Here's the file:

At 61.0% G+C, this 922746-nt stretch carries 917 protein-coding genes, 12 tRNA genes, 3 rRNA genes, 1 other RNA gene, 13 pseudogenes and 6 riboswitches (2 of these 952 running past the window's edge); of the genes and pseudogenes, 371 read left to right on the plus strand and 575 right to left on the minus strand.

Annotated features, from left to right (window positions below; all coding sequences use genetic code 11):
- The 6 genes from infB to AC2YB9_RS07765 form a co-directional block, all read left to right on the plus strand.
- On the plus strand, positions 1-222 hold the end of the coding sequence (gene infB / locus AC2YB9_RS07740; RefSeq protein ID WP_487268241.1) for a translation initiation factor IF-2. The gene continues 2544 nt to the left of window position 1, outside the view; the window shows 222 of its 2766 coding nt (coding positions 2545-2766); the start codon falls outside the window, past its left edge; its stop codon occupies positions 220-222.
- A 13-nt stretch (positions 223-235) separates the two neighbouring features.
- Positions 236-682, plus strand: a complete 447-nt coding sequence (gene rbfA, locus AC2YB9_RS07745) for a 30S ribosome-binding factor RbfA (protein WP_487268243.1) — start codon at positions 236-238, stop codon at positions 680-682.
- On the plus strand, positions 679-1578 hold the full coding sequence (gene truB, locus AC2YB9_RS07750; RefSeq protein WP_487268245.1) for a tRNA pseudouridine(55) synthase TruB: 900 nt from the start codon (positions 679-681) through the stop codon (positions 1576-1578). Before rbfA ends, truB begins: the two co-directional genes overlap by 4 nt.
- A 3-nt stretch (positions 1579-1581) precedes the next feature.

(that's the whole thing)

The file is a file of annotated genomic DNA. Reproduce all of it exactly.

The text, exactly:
At 61.0% G+C, this 922746-nt stretch carries 917 protein-coding genes, 12 tRNA genes, 3 rRNA genes, 1 other RNA gene, 13 pseudogenes and 6 riboswitches (2 of these 952 running past the window's edge); of the genes and pseudogenes, 371 read left to right on the plus strand and 575 right to left on the minus strand.

Annotated features, from left to right (window positions below; all coding sequences use genetic code 11):
- The 6 genes from infB to AC2YB9_RS07765 form a co-directional block, all read left to right on the plus strand.
- On the plus strand, positions 1-222 hold the end of the coding sequence (gene infB / locus AC2YB9_RS07740; RefSeq protein ID WP_487268241.1) for a translation initiation factor IF-2. The gene continues 2544 nt to the left of window position 1, outside the view; the window shows 222 of its 2766 coding nt (coding positions 2545-2766); the start codon falls outside the window, past its left edge; its stop codon occupies positions 220-222.
- A 13-nt stretch (positions 223-235) separates the two neighbouring features.
- Positions 236-682, plus strand: a complete 447-nt coding sequence (gene rbfA, locus AC2YB9_RS07745) for a 30S ribosome-binding factor RbfA (protein WP_487268243.1) — start codon at positions 236-238, stop codon at positions 680-682.
- On the plus strand, positions 679-1578 hold the full coding sequence (gene truB, locus AC2YB9_RS07750; RefSeq protein WP_487268245.1) for a tRNA pseudouridine(55) synthase TruB: 900 nt from the start codon (positions 679-681) through the stop codon (positions 1576-1578). Before rbfA ends, truB begins: the two co-directional genes overlap by 4 nt.
- A 3-nt stretch (positions 1579-1581) precedes the next feature.